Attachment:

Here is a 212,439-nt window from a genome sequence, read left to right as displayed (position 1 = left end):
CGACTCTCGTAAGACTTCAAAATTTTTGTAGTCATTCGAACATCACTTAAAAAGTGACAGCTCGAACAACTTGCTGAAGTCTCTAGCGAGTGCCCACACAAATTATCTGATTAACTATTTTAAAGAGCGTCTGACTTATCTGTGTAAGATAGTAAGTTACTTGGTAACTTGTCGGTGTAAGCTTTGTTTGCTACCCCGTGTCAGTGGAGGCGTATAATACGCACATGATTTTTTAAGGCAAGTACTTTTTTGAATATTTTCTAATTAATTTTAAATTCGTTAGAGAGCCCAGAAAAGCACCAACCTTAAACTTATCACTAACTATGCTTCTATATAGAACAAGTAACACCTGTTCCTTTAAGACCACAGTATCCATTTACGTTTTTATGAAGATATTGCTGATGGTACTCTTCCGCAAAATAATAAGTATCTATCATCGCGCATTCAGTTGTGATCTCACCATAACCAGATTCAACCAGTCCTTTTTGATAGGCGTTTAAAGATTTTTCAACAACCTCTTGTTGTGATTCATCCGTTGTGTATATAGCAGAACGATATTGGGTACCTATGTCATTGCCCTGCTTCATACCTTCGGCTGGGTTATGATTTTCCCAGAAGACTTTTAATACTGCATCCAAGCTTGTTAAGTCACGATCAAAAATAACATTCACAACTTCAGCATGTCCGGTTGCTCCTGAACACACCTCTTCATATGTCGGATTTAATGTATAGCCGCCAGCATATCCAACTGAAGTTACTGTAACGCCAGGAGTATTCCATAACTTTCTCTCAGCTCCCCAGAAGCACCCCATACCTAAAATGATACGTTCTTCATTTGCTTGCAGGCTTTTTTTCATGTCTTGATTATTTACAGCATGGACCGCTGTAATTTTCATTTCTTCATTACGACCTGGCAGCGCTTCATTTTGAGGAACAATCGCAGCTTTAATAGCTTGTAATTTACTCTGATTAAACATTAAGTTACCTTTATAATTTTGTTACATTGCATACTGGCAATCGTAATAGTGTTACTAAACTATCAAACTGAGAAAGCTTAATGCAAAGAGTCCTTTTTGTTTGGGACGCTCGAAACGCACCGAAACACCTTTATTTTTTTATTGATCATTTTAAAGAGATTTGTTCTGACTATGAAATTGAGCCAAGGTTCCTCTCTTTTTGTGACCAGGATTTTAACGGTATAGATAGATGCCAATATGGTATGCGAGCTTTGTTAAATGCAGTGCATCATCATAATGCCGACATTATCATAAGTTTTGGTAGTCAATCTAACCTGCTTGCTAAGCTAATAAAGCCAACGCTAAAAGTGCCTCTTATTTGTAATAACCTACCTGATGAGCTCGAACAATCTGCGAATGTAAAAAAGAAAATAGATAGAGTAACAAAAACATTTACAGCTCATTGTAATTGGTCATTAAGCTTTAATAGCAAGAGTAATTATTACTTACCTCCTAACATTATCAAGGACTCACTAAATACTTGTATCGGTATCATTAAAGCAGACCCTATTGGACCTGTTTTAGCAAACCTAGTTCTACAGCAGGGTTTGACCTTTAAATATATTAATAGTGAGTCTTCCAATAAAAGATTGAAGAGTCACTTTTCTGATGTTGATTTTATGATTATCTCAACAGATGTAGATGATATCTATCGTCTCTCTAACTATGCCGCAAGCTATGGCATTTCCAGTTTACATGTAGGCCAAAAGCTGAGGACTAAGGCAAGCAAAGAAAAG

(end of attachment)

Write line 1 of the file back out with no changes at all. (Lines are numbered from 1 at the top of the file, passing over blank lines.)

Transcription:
Here is a 212,439-nt window from a genome sequence, read left to right as displayed (position 1 = left end):